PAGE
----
This morning, I read ALNAV 044/11, the Navy’s Active Duty Commander Promotion Board results. Unfortunately, my name was not on it.
Yes, that means I wasn’t promoted. Even more disturbing, this was my third time not selecting. But don’t worry, it’s even worse than it sounds.
As an O-4, I am considered “tenured” in the service, so I am permitted to continue and complete my 20 years even though I have little to no chance of promotion. That’s the good news. The bad news is I have a HUGE imaginary red “F” tattooed across my forehead for being a FOS. I am now the most non grata of all personas, let me tell you. My detailer, a good friend of mine, pretty much told me I was ineligible for any position other than “go to a far corner and stay there” back when I was only a two time FOS. Now that I’m a three timer… I’m sure you can imagine. My opinion and my experience, which is quite extensive in all honesty, have just been made worthless. I am to be shunned by all, lest they catch my disease of failure.
I am expected to simply fade away and lay low. I retire in December 2014, and until then it is understood that a lowly creature such as myself is to stay out of the way of his “betters” and keep a wide berth for the next generation of “up and comers”. Well, there’s only one thing I have to say about that:
How Did I Get Here?
For any reading this post who doesn’t know me personally, I did not fail to promote because I am a dirtbag. The system for officer selection is complicated to say the least. There have been a number of studies about the subject, some favorable, some not. The reality is it ca be flawed because people are flawed. It can also be unpredictable, as the needs of the Navy can change in a moment’s notice. I don’t blame the board for not selecting me for promotion. I’m not some poor victim out there looking for pity and understanding. I knew the system and it’s rules, and I chose not to follow a bunch of them. I thought I had a little more leeway, to be honest. I knew I wasn’t going to make Captain, but I figured Commander would be a fairly safe bet given my performance. Obviously, I was wrong.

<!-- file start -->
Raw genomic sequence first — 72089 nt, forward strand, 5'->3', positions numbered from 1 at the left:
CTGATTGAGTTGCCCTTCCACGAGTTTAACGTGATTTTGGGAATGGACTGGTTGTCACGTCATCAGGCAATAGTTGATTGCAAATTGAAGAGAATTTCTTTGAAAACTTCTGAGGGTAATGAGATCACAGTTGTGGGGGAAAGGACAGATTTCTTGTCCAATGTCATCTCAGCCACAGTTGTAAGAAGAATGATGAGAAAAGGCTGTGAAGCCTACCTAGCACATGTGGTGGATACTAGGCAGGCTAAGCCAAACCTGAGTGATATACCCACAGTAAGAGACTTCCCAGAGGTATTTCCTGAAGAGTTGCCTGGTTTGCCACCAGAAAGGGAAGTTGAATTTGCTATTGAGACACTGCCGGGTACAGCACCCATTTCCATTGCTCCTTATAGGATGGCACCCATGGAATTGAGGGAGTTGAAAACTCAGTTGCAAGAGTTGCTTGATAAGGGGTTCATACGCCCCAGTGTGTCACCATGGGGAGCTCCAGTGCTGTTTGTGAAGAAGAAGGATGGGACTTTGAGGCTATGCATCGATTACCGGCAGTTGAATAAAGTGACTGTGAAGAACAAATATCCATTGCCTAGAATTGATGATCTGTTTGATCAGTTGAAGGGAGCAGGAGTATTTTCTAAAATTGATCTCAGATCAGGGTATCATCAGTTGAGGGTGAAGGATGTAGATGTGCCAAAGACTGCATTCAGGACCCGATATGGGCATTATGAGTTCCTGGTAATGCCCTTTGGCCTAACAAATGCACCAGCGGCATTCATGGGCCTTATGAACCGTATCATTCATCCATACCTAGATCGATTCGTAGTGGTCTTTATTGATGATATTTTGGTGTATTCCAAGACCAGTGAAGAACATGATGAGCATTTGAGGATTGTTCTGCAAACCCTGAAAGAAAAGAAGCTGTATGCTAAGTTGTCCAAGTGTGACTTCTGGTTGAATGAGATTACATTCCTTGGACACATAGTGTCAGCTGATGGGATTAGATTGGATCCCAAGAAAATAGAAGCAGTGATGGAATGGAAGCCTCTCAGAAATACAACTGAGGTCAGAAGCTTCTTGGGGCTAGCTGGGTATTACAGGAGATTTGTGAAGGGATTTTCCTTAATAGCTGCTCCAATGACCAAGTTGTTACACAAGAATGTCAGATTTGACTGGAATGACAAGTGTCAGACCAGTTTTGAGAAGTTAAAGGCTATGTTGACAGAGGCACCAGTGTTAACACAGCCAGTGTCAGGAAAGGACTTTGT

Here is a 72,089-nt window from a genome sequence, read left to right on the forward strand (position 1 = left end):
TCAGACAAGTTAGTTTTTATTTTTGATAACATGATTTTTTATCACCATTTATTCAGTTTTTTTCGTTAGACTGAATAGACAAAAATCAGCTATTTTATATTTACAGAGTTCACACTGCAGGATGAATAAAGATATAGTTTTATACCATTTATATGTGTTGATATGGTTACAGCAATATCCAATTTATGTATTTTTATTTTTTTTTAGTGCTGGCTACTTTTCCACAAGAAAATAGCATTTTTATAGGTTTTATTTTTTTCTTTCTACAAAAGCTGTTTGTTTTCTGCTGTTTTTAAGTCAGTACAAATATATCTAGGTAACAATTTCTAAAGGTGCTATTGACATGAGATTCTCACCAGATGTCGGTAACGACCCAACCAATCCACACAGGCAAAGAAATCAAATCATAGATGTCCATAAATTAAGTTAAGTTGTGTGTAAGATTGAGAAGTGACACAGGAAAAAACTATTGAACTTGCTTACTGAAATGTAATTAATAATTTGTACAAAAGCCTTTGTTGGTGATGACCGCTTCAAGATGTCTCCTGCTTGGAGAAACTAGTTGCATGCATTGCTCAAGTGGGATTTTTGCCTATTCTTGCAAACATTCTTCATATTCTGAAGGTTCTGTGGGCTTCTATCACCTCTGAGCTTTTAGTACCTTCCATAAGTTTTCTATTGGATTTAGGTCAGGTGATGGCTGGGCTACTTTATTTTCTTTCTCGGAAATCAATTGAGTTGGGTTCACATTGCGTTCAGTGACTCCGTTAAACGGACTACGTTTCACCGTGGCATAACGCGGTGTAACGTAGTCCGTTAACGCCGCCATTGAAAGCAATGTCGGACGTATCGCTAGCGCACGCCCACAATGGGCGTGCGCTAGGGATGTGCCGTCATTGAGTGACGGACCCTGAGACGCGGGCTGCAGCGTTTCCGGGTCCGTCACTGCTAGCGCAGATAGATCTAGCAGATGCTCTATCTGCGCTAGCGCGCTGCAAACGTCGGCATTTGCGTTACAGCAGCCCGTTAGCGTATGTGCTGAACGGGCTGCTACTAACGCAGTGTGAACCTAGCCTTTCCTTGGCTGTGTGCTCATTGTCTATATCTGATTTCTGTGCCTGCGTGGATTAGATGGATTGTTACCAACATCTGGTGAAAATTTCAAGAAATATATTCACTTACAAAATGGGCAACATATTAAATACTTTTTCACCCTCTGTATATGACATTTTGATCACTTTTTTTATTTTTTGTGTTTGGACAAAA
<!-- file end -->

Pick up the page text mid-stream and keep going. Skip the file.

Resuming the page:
When you start moving from the O-4 to the O-5 and above levels, a few things really come into play that have very little to do with your performance and everything to do with your exposure. Like anything else, you need to be seen and, more importantly, liked. At the very least, you need to leave a positive, memorable impression.
You also need to have taken the mainstream career path. A little variation is fine, a lot is not fine. For those still wondering, I had a lot of variation from the norm.
If you look at how selection boards work, right there at the top of the list is how an officer “breaks out” from his peers. The idea is that comparative ranking will allow the cream to rise to the top. This is a great theory, but it falls apart in the reality of many military officer communities, especially staff corps communities. The reason for this is twofold: seniority in the organization and proximity to the flag pole.
Seniority is a factor in two ways. You want senior guys who are zoning for promotion to be more apt to promotion, so unless they are total shit birds, the more senior members of the wardroom are generally ranked higher. The other type of seniority is time at that command. For example, if two officers of the same rank and year group are in a command together, the officer who has been on board longer (again, discounting the shit bird possibility) will be ranked higher regardless of performance. This is due to the known intolerance of the system to reverse movement. If the old person has to take a step backward so the (presumably) better performing new person can be highly ranked, that older member is totally screwed. To the point of never promoting. Therefore, its common practice to start officers new to the command near the bottom of the standings and let it all filter up over time.